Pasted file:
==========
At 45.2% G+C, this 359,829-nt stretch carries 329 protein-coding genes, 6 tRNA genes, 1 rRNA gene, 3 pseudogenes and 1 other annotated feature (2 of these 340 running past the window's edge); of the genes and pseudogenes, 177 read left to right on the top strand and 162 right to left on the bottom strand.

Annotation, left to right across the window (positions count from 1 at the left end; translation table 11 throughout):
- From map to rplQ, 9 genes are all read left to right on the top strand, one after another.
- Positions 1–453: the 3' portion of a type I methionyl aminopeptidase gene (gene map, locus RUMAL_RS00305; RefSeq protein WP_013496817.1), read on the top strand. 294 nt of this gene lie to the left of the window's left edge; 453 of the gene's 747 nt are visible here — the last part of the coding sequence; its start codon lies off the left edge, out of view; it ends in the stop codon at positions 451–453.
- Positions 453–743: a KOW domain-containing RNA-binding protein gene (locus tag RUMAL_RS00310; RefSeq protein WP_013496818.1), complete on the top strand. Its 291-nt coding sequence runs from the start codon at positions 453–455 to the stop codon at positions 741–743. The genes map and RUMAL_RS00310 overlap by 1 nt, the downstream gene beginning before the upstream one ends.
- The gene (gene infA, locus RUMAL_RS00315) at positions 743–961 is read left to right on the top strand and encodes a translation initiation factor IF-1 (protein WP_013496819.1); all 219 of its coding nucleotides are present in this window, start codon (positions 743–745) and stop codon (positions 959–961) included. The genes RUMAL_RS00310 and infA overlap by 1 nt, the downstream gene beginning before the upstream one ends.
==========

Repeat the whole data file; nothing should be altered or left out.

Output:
At 45.2% G+C, this 359,829-nt stretch carries 329 protein-coding genes, 6 tRNA genes, 1 rRNA gene, 3 pseudogenes and 1 other annotated feature (2 of these 340 running past the window's edge); of the genes and pseudogenes, 177 read left to right on the top strand and 162 right to left on the bottom strand.

Annotation, left to right across the window (positions count from 1 at the left end; translation table 11 throughout):
- From map to rplQ, 9 genes are all read left to right on the top strand, one after another.
- Positions 1–453: the 3' portion of a type I methionyl aminopeptidase gene (gene map, locus RUMAL_RS00305; RefSeq protein WP_013496817.1), read on the top strand. 294 nt of this gene lie to the left of the window's left edge; 453 of the gene's 747 nt are visible here — the last part of the coding sequence; its start codon lies off the left edge, out of view; it ends in the stop codon at positions 451–453.
- Positions 453–743: a KOW domain-containing RNA-binding protein gene (locus tag RUMAL_RS00310; RefSeq protein WP_013496818.1), complete on the top strand. Its 291-nt coding sequence runs from the start codon at positions 453–455 to the stop codon at positions 741–743. The genes map and RUMAL_RS00310 overlap by 1 nt, the downstream gene beginning before the upstream one ends.
- The gene (gene infA, locus RUMAL_RS00315) at positions 743–961 is read left to right on the top strand and encodes a translation initiation factor IF-1 (protein WP_013496819.1); all 219 of its coding nucleotides are present in this window, start codon (positions 743–745) and stop codon (positions 959–961) included. The genes RUMAL_RS00310 and infA overlap by 1 nt, the downstream gene beginning before the upstream one ends.